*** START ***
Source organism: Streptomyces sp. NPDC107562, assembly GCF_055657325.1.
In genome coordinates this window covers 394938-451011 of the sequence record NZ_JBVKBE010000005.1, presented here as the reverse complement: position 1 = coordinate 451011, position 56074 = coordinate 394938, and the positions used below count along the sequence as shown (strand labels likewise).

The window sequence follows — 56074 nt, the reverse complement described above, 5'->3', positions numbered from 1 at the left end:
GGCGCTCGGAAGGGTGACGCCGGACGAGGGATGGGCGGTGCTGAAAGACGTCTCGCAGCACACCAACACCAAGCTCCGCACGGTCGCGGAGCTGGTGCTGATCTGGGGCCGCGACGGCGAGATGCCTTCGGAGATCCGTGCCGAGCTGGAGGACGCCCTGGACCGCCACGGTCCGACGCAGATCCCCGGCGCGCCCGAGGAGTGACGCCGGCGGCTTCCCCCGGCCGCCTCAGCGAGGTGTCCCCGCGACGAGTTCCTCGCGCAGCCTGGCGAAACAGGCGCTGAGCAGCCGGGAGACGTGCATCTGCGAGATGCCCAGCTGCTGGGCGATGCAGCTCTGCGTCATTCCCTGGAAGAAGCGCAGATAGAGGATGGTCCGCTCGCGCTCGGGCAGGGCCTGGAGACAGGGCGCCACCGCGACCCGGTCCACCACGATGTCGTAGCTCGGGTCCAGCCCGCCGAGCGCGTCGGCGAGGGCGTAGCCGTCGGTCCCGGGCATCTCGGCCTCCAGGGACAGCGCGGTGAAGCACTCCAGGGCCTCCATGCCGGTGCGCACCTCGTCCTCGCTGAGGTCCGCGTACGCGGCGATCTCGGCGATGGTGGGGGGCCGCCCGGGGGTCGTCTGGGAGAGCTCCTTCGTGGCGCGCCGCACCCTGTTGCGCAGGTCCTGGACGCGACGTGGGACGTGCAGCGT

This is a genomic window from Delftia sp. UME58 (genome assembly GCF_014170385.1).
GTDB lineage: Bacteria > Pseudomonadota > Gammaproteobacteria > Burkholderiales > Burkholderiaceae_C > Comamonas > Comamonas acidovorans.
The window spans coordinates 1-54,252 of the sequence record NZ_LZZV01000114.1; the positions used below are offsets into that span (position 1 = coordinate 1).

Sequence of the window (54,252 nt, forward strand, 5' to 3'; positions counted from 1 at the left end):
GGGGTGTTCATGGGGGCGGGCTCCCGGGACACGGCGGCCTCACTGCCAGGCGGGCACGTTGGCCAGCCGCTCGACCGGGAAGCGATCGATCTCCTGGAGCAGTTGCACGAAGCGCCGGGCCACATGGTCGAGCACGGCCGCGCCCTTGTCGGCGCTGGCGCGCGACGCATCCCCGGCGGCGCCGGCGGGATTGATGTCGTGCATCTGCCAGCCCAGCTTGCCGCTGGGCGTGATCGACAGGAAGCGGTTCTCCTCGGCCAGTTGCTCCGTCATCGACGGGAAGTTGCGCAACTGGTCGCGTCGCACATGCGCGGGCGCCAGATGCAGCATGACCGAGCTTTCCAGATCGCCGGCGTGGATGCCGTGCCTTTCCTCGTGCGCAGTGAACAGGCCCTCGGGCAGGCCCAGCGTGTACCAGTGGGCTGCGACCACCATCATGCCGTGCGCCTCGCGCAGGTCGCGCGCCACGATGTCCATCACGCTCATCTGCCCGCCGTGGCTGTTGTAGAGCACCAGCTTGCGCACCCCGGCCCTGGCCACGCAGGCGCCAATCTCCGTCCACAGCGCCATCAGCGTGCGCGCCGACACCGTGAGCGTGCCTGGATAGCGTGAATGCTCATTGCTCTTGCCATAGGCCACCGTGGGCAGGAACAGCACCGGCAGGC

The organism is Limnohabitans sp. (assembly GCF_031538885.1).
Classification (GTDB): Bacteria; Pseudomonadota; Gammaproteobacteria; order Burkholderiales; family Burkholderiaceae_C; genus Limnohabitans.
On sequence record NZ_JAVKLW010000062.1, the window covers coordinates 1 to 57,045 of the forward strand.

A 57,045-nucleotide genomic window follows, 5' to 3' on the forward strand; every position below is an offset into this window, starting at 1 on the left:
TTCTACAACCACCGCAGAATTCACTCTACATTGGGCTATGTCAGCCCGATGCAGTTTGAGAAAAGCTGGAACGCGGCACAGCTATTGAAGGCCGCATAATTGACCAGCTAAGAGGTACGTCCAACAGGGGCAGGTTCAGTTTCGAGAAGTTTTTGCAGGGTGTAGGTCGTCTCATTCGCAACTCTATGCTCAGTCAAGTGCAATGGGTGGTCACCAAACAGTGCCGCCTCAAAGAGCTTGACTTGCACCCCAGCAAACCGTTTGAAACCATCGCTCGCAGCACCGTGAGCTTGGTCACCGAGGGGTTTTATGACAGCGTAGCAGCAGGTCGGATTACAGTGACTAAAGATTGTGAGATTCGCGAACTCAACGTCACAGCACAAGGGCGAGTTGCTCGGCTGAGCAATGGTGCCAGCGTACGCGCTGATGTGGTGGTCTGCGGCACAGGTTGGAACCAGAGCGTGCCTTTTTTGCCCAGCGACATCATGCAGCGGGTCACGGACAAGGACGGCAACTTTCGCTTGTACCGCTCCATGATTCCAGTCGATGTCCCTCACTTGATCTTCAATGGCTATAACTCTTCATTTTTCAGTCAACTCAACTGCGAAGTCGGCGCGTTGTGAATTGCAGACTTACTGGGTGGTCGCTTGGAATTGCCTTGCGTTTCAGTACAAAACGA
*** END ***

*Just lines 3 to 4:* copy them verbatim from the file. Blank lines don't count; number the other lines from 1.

The window sequence follows — 56074 nt, the reverse complement described above, 5'->3', positions numbered from 1 at the left end:
GGCGCTCGGAAGGGTGACGCCGGACGAGGGATGGGCGGTGCTGAAAGACGTCTCGCAGCACACCAACACCAAGCTCCGCACGGTCGCGGAGCTGGTGCTGATCTGGGGCCGCGACGGCGAGATGCCTTCGGAGATCCGTGCCGAGCTGGAGGACGCCCTGGACCGCCACGGTCCGACGCAGATCCCCGGCGCGCCCGAGGAGTGACGCCGGCGGCTTCCCCCGGCCGCCTCAGCGAGGTGTCCCCGCGACGAGTTCCTCGCGCAGCCTGGCGAAACAGGCGCTGAGCAGCCGGGAGACGTGCATCTGCGAGATGCCCAGCTGCTGGGCGATGCAGCTCTGCGTCATTCCCTGGAAGAAGCGCAGATAGAGGATGGTCCGCTCGCGCTCGGGCAGGGCCTGGAGACAGGGCGCCACCGCGACCCGGTCCACCACGATGTCGTAGCTCGGGTCCAGCCCGCCGAGCGCGTCGGCGAGGGCGTAGCCGTCGGTCCCGGGCATCTCGGCCTCCAGGGACAGCGCGGTGAAGCACTCCAGGGCCTCCATGCCGGTGCGCACCTCGTCCTCGCTGAGGTCCGCGTACGCGGCGATCTCGGCGATGGTGGGGGGCCGCCCGGGGGTCGTCTGGGAGAGCTCCTTCGTGGCGCGCCGCACCCTGTTGCGCAGGTCCTGGACGCGACGTGGGACGTGCAGCGT